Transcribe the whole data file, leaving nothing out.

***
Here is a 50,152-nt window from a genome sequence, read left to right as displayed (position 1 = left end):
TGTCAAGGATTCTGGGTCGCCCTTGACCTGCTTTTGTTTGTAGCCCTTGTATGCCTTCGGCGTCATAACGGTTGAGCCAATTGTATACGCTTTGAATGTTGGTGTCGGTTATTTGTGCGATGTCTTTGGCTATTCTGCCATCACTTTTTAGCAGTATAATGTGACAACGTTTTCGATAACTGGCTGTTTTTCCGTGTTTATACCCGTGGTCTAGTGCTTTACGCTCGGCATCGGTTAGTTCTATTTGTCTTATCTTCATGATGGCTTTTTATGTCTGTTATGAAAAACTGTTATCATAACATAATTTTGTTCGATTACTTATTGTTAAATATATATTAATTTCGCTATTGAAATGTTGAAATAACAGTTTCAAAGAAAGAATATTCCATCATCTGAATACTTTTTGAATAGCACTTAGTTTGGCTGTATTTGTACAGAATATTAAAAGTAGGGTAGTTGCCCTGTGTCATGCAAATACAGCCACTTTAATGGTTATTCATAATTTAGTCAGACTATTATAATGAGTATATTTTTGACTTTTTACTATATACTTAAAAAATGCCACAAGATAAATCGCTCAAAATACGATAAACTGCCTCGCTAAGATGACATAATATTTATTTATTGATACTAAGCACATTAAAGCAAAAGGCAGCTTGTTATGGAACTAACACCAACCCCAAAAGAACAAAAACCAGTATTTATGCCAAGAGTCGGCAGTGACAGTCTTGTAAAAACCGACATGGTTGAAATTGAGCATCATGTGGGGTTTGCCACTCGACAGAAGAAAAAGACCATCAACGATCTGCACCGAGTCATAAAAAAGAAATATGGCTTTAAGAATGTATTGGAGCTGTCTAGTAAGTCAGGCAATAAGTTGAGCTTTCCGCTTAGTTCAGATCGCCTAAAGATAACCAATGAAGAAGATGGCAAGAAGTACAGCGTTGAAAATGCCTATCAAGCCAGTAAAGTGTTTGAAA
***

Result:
Here is a 50,152-nt window from a genome sequence, read left to right as displayed (position 1 = left end):
TGTCAAGGATTCTGGGTCGCCCTTGACCTGCTTTTGTTTGTAGCCCTTGTATGCCTTCGGCGTCATAACGGTTGAGCCAATTGTATACGCTTTGAATGTTGGTGTCGGTTATTTGTGCGATGTCTTTGGCTATTCTGCCATCACTTTTTAGCAGTATAATGTGACAACGTTTTCGATAACTGGCTGTTTTTCCGTGTTTATACCCGTGGTCTAGTGCTTTACGCTCGGCATCGGTTAGTTCTATTTGTCTTATCTTCATGATGGCTTTTTATGTCTGTTATGAAAAACTGTTATCATAACATAATTTTGTTCGATTACTTATTGTTAAATATATATTAATTTCGCTATTGAAATGTTGAAATAACAGTTTCAAAGAAAGAATATTCCATCATCTGAATACTTTTTGAATAGCACTTAGTTTGGCTGTATTTGTACAGAATATTAAAAGTAGGGTAGTTGCCCTGTGTCATGCAAATACAGCCACTTTAATGGTTATTCATAATTTAGTCAGACTATTATAATGAGTATATTTTTGACTTTTTACTATATACTTAAAAAATGCCACAAGATAAATCGCTCAAAATACGATAAACTGCCTCGCTAAGATGACATAATATTTATTTATTGATACTAAGCACATTAAAGCAAAAGGCAGCTTGTTATGGAACTAACACCAACCCCAAAAGAACAAAAACCAGTATTTATGCCAAGAGTCGGCAGTGACAGTCTTGTAAAAACCGACATGGTTGAAATTGAGCATCATGTGGGGTTTGCCACTCGACAGAAGAAAAAGACCATCAACGATCTGCACCGAGTCATAAAAAAGAAATATGGCTTTAAGAATGTATTGGAGCTGTCTAGTAAGTCAGGCAATAAGTTGAGCTTTCCGCTTAGTTCAGATCGCCTAAAGATAACCAATGAAGAAGATGGCAAGAAGTACAGCGTTGAAAATGCCTATCAAGCCAGTAAAGTGTTTGAAA